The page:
Way back when I was just starting the port to the Mac, and the program was just as likely to crash on you as play a video, I dreamed of a day when it would be stable.
In the last months, we have made 22 releases of the 0.5 series of Plex. We’ve tried to fix all the most serious bugs, and add some OS X flavor to the application in the process (not to mention all the bugs that the XBMC team has fixed). I haven’t had a crash in a long time in my own personal use, and even the bug and crash reports have slowed.
Of course, there are still problems, and still bugs. No software is ever perfect. But we feel like we’ve reached a point where it works “pretty darn well” and we’d like to formalize this by ending the 0.5 development series, and releasing 0.6. Assuming nothing got screwed up in this release, we’ll make a couple of last-minute tweaks and fixes and release as 0.6.0.
Our long-term plan with Plex was always to stabilize, then enhance. First get it working well enough, then make major architectural changes.
At the same time as we’ve been working on the 0.5 series, we’ve also been staying up late at night, working hard on new stuff. Really cool new stuff. In the coming week or so, I’m going to be posting here with details on the *NINE* enhancements to Plex that have been completed. These enhancements will be included in the first release of 0.7 (the next development series). To summarize:
- v0.6.x: This will be the new stable series. If you fear change, and just want to enjoy your media in the safety of a stable release, use these. We’ll make bug-fixes, include the latest MediaStream, but nothing too scary.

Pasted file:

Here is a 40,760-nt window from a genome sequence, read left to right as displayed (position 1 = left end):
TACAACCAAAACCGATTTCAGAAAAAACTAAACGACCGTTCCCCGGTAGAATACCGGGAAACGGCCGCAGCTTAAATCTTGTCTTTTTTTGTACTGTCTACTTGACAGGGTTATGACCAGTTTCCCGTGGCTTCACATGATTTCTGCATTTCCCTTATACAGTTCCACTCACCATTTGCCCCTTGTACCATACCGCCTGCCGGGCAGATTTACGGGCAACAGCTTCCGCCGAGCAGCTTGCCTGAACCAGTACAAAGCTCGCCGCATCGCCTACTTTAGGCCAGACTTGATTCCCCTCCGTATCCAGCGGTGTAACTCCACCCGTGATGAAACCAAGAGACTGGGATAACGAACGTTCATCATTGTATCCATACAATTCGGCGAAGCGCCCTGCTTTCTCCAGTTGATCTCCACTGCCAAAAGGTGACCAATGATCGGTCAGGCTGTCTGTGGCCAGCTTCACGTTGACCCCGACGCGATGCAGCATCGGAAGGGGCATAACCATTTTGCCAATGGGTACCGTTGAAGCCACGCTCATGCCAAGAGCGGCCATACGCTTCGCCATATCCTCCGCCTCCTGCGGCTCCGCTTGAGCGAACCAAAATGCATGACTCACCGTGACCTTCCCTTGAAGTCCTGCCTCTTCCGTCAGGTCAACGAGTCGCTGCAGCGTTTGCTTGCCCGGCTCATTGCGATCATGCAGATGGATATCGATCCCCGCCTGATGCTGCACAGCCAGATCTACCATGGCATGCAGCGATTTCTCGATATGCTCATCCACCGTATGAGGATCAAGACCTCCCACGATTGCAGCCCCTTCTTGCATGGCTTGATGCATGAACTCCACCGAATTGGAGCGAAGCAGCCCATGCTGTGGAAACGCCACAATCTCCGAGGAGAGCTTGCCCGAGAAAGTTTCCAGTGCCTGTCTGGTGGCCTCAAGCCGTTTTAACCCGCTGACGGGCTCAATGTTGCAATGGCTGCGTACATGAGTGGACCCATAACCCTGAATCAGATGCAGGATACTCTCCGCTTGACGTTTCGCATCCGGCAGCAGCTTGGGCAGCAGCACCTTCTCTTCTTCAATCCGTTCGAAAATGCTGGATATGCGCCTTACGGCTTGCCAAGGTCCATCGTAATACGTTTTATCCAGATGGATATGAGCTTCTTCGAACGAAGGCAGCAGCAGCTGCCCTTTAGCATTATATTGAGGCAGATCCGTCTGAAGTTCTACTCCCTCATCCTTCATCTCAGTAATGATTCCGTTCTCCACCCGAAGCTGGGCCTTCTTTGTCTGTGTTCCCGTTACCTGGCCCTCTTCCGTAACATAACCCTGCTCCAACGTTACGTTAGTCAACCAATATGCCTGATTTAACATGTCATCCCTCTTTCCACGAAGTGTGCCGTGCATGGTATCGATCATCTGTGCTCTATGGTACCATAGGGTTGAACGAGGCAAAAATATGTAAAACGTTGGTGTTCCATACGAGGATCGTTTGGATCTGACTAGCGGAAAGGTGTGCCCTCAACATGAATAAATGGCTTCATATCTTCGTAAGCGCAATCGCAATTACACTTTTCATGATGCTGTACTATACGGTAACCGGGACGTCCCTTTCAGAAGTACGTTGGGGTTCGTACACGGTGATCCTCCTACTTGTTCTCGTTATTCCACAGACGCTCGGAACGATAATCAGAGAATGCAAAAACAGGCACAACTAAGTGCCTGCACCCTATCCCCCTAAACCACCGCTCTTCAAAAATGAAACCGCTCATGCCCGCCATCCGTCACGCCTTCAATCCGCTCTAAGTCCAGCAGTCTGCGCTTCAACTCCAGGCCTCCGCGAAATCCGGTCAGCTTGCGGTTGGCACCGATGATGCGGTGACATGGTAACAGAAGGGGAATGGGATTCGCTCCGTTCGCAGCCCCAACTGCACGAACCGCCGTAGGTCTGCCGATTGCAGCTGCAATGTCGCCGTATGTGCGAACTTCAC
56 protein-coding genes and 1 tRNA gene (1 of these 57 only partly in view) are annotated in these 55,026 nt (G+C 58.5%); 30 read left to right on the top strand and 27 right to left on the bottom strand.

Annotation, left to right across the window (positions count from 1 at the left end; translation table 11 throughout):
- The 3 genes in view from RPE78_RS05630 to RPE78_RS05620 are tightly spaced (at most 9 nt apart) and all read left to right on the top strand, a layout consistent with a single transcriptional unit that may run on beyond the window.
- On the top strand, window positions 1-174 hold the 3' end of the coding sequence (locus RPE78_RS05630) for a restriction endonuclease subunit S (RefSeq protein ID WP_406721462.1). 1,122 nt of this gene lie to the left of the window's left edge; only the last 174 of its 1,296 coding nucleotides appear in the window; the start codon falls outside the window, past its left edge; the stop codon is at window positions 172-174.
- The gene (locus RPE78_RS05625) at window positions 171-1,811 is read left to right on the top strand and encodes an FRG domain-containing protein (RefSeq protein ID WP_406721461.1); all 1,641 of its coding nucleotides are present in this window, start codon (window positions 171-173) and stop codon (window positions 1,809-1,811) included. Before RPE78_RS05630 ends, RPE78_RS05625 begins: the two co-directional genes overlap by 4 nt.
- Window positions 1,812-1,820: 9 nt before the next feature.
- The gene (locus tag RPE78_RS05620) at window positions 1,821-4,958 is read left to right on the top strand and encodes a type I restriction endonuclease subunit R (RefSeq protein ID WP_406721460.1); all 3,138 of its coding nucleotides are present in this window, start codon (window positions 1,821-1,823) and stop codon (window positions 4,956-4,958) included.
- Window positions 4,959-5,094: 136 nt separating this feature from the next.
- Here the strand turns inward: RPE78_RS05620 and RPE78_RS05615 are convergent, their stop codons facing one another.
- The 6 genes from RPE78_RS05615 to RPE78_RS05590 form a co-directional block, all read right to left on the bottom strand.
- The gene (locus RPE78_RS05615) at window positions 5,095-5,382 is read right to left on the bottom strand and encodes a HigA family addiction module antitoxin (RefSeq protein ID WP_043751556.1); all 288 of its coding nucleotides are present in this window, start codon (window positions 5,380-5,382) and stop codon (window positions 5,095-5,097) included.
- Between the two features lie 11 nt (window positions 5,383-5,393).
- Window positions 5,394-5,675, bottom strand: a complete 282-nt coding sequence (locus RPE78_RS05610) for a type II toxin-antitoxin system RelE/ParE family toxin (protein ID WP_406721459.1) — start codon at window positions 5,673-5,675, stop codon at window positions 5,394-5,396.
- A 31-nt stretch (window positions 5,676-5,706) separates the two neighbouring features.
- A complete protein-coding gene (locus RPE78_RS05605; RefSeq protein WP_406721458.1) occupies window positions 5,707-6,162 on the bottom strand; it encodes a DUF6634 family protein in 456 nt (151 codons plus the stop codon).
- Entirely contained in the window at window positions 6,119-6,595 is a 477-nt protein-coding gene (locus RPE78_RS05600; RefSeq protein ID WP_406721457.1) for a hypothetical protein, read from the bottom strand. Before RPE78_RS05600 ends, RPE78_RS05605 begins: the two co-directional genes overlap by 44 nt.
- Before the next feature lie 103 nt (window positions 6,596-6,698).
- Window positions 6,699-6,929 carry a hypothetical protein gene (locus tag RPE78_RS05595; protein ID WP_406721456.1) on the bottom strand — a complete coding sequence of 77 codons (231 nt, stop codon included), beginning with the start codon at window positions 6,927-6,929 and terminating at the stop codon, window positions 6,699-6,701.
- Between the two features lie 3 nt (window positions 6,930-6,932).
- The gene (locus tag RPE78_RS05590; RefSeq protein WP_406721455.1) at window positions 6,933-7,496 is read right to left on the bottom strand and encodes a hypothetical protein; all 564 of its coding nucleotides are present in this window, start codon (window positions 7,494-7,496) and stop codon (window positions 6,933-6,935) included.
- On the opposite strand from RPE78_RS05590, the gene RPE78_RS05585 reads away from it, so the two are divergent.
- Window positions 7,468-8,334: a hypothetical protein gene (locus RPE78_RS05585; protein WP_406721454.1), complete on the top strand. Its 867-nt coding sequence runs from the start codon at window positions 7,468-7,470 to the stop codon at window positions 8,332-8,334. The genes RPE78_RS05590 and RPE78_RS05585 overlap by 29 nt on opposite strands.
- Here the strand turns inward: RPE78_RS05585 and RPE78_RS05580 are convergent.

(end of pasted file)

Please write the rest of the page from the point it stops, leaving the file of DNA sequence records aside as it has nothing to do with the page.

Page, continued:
- v0.7.x: If you like living on the bleeding edge, skiing down double-black diamonds, and jumping out of planes with parachutes, this is probably the series for you.
Here are the changes in this release (available from the Plex home page, and from Sparkle shortly):
- NEW: You can now configure the way the H.264 decoder does deblocking. Some will you will know this is the “skiploopfilter” setting in ffmpeg. Some will wonder if I’m speaking English. The bottom line is, if you allow the decoder to skip doing deblocking, it’ll be less intensive for the CPU. I’ve found that if you configure it to skip all deblocking, the “killa” bird sample uses about 20% less CPU and plays at a higher frame rate. Bottom line: your mileage may vary, but it may help you with hard-to-play content.
- NEW: Support for the Home and End keys in lists. Also support for using the A/Z keys to skip to the next/previous letter in lists. Jonathan Marshall added support for this last one a while ago, cool dude that he is, so we added a mapping. Also, Isaac added a new mapping for people using Snatch on their iPhone. You’ll have to whack your Keymap.xml file in ~/Application Support/Plex/userdata to get these features.
- NEW: We have included the latest MediaStream skin (no doubt out of date by tomorrow), along with the associated code fixes so that you don’t have to hit escape 23 times to return to the main menu from the Movie/TV sections. You can see some documentation for the new settings in this version of the skin here (many thanks to Jayman978!)
- FIX: We dimmed the wrong screen when you were running with a multi-screen setup and Plex was on the second screen.
- FIX: Some MP3 tags caused a hang. This includes the “Burial” album, so bretonh will be pleased.
- FIX: Refreshing movie info from NFO in VIDEO_TS folders caused a crash.
- FIX: Storing a TV show in multiple places (e.g. some seasons in one place, some seasons in another), whether by multi-path sources or different sources led to duplicates.
We’ve of course included all the latest XBMC fixes as well, including the latest UPnP and MythTV code.
I’ve taken to opening up fresh coconuts in the back yard with a big machete. The coconut water is supposedly really healthy, and if I’m feeling inspired, I make fresh coconut milk from the pulp for a Thai curry. Barkley loves both the milk and the pulp, so mostly I just lop the coconuts in half after drinking the water and give them to him.